Stack Overflow is a community of 4.7 million programmers, just like you, helping each other.

Join them; it only takes a minute:

Sign up
Join the Stack Overflow community to:
  1. Ask programming questions
  2. Answer and help your peers
  3. Get recognized for your expertise

(Mathematica version: 8.0.4)

Given

lst = {{{{1, 2}, 3}, {{4, 5}, 6}}, {{{7, 8, 9, 10, 11}, 13}}};
lst2 = DeleteCases[lst, {x_, y_} /; y > 6, {2}]

gives

{{{{1, 2}, 3}, {{4, 5}, 6}}, {}}

Note the extra empty {} at the end.

I could not find a way to remove it in the same command using DeleteCases (which I think the right command to use for this), so I had to apply it again on the result

lst2 = DeleteCases[lst2, {}]

{{{{1, 2}, 3}, {{4, 5}, 6}}}

question: Is there a trick to do the above in one command without getting the empty {} in the result? so that the command is self contained for all cases?

updatet 1

response to Lou suggestion below, of adding an extra { }

Here is an example where I get different results:

lst={{{{1, 2}, 3}, {{4, 5}, 6}}, {{{7, 8, 9, 10, 11}, 13}}}

now using the method of removing empty {} by an extra application of DeleteCases, we get

lst2 = DeleteCases[lst, {x_, y_} /; y >= 6, {2}]
{{{{1, 2}, 3}}, {}}

lst2 = DeleteCases[lst2, {}]
{{{{1, 2}, 3}}}

now using the method of extra { }

lst2 = DeleteCases[lst, {{x_, y_}} /; y >= 6]
{{{{1, 2}, 3}, {{4, 5}, 6}}}

which is the not the same, I should get only {{{{1, 2}, 3}}}

thanks

share|improve this question
up vote 6 down vote accepted

There seems to be no general automatic way to remove empty lists which emerge as a result of DeleteCases or other structural transformation function, as a part of the original structural operation. Their removal must be a separate operation. This question:

efficient-way-to-remove-empty-lists-from-lists

answers how to do that efficiently after the fact

share|improve this answer

I think that your original solution is a good solution:

$lst = {{{{1, 2}, 3}, {{4, 5}, 6}}, {{{7, 8, 9, 10, 11}, 13}}};

DeleteCases[$lst, {x_, y_} /; y > 6, {2}] // DeleteCases[#, {}] &

It is clear and concise. An alternative would be this:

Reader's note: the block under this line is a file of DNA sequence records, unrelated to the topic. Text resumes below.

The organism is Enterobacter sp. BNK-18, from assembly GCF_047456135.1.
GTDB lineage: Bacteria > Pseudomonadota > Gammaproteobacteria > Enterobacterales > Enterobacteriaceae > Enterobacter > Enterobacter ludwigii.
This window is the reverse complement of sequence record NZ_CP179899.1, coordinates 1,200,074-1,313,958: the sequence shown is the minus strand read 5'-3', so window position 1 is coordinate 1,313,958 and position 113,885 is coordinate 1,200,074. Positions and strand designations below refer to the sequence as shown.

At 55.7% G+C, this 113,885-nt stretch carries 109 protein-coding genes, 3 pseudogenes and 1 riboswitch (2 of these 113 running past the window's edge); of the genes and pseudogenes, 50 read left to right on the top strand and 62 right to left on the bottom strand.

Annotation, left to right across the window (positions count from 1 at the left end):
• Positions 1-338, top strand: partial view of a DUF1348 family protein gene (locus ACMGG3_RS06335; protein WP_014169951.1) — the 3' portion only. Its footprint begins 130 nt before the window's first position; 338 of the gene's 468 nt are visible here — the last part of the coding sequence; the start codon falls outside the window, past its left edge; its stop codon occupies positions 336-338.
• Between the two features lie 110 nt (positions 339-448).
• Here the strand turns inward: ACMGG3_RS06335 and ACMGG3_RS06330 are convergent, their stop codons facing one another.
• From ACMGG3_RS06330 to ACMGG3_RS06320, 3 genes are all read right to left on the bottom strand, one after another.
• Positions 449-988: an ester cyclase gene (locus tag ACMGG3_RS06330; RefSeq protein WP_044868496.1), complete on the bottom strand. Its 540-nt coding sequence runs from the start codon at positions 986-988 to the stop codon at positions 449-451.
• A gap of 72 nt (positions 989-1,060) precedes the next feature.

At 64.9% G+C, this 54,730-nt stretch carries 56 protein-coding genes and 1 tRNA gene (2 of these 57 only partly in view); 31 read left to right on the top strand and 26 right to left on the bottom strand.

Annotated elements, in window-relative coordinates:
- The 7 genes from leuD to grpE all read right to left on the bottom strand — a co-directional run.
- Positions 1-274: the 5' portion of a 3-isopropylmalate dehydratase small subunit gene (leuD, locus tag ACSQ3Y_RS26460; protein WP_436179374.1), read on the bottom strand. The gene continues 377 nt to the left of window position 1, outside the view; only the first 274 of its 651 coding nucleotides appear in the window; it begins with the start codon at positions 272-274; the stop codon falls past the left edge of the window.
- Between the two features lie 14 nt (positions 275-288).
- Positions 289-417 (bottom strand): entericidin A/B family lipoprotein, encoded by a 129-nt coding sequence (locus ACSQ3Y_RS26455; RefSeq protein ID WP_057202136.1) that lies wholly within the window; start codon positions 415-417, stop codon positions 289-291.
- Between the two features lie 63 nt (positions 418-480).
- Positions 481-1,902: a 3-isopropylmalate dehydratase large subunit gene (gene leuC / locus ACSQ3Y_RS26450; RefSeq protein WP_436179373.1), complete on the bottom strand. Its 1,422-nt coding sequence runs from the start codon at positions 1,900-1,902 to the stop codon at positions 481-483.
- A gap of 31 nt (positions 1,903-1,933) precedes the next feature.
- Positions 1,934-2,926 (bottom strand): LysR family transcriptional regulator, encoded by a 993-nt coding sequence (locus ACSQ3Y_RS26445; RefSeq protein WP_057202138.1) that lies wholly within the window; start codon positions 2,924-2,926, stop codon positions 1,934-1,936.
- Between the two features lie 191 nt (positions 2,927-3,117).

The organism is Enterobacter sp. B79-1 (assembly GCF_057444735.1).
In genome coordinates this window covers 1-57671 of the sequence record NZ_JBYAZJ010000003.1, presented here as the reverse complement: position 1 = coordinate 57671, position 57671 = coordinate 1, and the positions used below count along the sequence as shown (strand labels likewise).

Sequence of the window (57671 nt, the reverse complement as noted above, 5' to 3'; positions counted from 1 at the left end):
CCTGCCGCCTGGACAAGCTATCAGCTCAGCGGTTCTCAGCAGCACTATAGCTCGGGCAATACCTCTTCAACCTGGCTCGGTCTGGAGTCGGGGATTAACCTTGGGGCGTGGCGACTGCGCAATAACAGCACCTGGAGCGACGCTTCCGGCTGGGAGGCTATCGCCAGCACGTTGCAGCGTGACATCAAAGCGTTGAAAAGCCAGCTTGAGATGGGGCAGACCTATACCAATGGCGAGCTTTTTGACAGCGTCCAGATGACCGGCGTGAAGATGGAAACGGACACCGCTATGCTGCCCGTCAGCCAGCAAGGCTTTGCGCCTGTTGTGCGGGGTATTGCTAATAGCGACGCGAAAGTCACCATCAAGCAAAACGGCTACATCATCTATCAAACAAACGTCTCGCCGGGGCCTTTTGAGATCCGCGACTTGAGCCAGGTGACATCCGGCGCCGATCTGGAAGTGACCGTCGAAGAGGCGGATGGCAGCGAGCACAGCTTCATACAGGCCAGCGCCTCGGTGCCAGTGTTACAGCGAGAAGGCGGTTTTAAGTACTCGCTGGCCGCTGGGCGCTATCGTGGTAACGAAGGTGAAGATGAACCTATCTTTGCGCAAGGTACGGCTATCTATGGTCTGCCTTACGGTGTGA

DeleteCases[$lst, {x_, y_} /; y > 6, {2}] /. {} -> Sequence[]

However, let's persevere and try to find a way to do the job with a single invocation of DeleteCases. We could add an alternative pattern that matches top-level elements that contain only rejected subpairs:

DeleteCases[
  $lst
, (a:{{_, _?NumericQ}..} /; And @@ Map[#[[2]] > 6 &, a, {1}]) |
  ({_, y_?NumericQ} /; y > 6)
, {1, 2}
]

It is inconvenient to write the threshold value (6) twice. We can avoid that:

DeleteCases[
  $lst
, 6 /. n_ :>
    (a:{{_, _?NumericQ}..} /; And @@ Map[#[[2]] > n &, a, {1}]) |
    ({_, y_?NumericQ} /; y > n)
, {1, 2}
]

Alternatively, we could define a local function that matches both top-level elements and individual subpairs:

Module[{test}
, test[elems:{{_, _?NumericQ}..}] := And @@ test /@ elems
; test[{_List, y_?NumericQ}] := y > 6
; DeleteCases[$lst, e_?test, {1, 2}]
]

While these proposals meet the stated requirement to invoke DeleteCases only once, I find them unsatisfactory. My main objection is that they are not as readable as the original solution.

share|improve this answer
lst2 = DeleteCases[DeleteCases[lst, {x_, y_} /; y > 6, {2}], {}] 
share|improve this answer
    
Thanks, but the above is basically what I did. I wanted to see if one can tell DeleteCases not to generate an empty {} during the process itself. – Nasser Dec 29 '11 at 9:36
lst2 = DeleteCases[lst, {{x_, y_}} /; y > 6]

But I suppose you want the first list to be matched to..? Perhaps:

lst2 = DeleteCases[Flatten[lst,1], {x_, y_} /; y >= 6]

it results in {{{1, 2}, 3}}

share|improve this answer
    
Thanks, but your method does not work in general. Please see edit (1) showing an example case – Nasser Dec 29 '11 at 10:12

The other answers are all very good, and I hesitate to give this reply.

The following is just for fun, nothing more:

lst = {{{{1, 2}, 3}, {{4, 5}, 6}}, {{{7, 8, 9, 10, 11}, 13}}};

Using Cases

Cases[lst, {x_, y_} /; ! y > 6, {2}]

Cases[lst, {x_, y_} /; ! y >= 6, {2}]

giving

{{{1, 2}, 3}, {{4, 5}, 6}}

{{{1, 2}, 3}}

share|improve this answer

Why not just use an OR clause in DeleteCases and get delete based on the pattern OR a {}

DeleteCases[lst, {x_, y_} /; y > 6 | {}, {2} ]

On my machine that returns the result:

{{{{1, 2}, 3}, {{4, 5}, 6}}, {{{7, 8, 9, 10, 11}, 13}}}

...which is what I think you wanted.

share|improve this answer
    
thanks, but the answer should come out to be {{{{1, 2}, 3}, {{4, 5}, 6}}} your method did nothing to the list. – Nasser Dec 29 '11 at 23:53

Your Answer

 
discard

By posting your answer, you agree to the privacy policy and terms of service.

Not the answer you're looking for? Browse other questions tagged or ask your own question.